The actual festival took place on a crisp sunny Sunday, and was centered around Borough Hall near the yuppified neighbourhood of Brooklyn Heights, so plenty of no-carb vegan burgers, bloodless lattes and desks made of organic Astroturf could be purchased as needed. Events took place in the surrounding colleges, societies and churches and queues of readers wrapped themselves around the leafy blocks. Many panels took place in makeshift tents on the square itself, and the main stage was opposite the city hall’s steps, where listeners sat, munching aromatic home-grown smoked meat and less aromatic home-made cheese sandwiches. Though Brooklyn is known for its hipster culture, and while plenty of 1980s cereal-logo-embossed-T-shirts and post-ironic facial coiffes were in attendance, the large crowd comprised an impressive range of ages, colours and creeds, reminding one that many different types of folk read books, and even, that people still read books at all. Tens of thousands from all walks meandered, shmoozed and rubbed strollers in this focal location creating a resounding buzz. The tone was casual, but intellectual. Participants had fun talking about things they took seriously.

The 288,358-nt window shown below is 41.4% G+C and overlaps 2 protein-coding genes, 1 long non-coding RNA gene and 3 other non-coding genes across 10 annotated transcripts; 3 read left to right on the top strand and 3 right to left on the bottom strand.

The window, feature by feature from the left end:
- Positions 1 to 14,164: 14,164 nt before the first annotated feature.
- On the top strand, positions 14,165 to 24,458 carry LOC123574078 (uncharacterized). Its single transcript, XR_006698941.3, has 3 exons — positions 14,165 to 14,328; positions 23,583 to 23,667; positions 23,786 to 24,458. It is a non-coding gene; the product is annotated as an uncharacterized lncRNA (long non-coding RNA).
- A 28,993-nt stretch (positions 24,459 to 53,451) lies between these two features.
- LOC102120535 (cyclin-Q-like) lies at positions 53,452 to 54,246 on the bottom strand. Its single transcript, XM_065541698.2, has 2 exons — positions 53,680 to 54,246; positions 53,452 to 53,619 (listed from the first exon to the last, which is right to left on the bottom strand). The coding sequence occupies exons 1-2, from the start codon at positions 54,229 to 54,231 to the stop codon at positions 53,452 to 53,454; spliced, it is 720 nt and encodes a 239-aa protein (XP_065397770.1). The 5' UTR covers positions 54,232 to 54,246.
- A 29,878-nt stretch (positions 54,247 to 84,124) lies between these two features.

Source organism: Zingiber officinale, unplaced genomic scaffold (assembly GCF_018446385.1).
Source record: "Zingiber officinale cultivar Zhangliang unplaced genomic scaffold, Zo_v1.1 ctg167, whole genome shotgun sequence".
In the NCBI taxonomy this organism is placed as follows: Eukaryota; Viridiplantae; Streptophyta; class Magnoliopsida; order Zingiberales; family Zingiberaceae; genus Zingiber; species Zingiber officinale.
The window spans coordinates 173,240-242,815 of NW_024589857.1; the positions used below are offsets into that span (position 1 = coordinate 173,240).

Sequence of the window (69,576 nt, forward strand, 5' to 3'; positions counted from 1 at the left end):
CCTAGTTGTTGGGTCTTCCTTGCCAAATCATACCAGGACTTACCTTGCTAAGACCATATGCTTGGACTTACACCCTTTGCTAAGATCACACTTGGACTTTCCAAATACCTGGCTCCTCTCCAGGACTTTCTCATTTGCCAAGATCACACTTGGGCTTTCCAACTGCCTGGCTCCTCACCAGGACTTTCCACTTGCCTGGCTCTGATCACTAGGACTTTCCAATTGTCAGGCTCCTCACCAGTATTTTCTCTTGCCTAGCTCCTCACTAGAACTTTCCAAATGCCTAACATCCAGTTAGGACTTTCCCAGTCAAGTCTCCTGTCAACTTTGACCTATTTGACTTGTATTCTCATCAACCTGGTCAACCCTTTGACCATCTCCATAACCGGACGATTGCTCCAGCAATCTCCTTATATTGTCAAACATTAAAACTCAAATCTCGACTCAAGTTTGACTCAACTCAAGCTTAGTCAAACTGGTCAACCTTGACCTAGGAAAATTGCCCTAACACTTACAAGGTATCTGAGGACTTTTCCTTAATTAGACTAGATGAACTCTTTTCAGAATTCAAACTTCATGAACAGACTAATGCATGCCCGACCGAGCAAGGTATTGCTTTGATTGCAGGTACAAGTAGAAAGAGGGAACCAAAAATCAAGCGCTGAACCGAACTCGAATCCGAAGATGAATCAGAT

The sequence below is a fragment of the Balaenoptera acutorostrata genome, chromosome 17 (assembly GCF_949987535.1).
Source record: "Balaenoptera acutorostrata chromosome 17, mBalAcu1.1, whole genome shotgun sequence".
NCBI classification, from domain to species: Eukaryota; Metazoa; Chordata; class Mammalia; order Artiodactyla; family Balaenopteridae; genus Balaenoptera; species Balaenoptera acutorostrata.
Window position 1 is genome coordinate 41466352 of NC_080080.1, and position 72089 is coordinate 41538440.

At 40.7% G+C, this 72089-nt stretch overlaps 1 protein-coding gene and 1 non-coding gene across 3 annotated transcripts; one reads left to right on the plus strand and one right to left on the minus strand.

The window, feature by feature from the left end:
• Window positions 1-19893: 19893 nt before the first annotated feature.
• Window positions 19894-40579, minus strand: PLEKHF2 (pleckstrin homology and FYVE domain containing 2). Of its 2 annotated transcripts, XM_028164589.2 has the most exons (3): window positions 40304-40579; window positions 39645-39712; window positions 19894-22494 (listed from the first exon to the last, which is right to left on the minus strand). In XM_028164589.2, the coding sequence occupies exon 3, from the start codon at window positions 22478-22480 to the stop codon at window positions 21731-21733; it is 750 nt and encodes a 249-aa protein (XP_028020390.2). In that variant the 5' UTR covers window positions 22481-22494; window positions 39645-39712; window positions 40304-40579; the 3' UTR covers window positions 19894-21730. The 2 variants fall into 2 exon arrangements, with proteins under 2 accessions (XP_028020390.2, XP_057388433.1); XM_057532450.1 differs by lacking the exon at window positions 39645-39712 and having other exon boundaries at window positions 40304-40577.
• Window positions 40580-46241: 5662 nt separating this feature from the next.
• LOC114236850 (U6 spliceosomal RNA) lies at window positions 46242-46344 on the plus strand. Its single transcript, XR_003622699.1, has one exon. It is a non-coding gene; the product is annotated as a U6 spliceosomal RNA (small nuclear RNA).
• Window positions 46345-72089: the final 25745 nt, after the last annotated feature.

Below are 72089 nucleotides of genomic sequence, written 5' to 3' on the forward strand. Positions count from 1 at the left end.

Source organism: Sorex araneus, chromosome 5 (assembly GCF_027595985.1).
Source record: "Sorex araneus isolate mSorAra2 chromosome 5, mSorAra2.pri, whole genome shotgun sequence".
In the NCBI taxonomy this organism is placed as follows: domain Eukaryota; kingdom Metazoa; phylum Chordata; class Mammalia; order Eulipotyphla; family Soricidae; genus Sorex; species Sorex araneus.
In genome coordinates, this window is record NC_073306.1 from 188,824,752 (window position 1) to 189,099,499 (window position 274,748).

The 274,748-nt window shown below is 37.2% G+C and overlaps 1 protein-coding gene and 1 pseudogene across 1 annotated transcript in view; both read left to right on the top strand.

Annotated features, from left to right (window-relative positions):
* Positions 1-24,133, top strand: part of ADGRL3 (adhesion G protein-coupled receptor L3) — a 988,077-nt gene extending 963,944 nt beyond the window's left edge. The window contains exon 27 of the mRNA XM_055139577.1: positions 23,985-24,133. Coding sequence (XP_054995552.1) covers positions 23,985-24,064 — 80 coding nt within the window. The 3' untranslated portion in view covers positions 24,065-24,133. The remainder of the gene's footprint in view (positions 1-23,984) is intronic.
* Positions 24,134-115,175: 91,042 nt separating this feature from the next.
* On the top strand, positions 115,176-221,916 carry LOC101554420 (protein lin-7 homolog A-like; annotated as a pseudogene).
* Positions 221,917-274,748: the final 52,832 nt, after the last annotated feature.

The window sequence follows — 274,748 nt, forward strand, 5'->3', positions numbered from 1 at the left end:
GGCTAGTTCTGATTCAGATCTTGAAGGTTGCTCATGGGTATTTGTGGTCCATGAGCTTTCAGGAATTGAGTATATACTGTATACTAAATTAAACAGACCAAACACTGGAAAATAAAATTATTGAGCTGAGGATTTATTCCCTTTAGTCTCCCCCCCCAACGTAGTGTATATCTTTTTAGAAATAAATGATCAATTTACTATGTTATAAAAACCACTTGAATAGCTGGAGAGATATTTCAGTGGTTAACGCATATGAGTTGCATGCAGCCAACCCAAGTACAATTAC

The square also held its annual “literary marketplace”. Long rows of over 100 booths representing magazines, publishing houses, and bookstores proved that le livre still runs strong, and that new outfits are opening all the time. Bigger players were present – The Paris Review, McSweeney’s — but so were small, independent publishers and publications — The Coffin Factory, Coral Press (musical fiction). Novel-T sold literary inspired baseball jerseys. Bellevue Literary Press, who took the world by surprise when its book Tinkers won the Pulitzer in 2010, put up a board on which people were asked to write idioms about food. The National Book Foundation asked passers-by to post what they were currently reading. Reps chatted to everyone, adding to this day-long public conversation.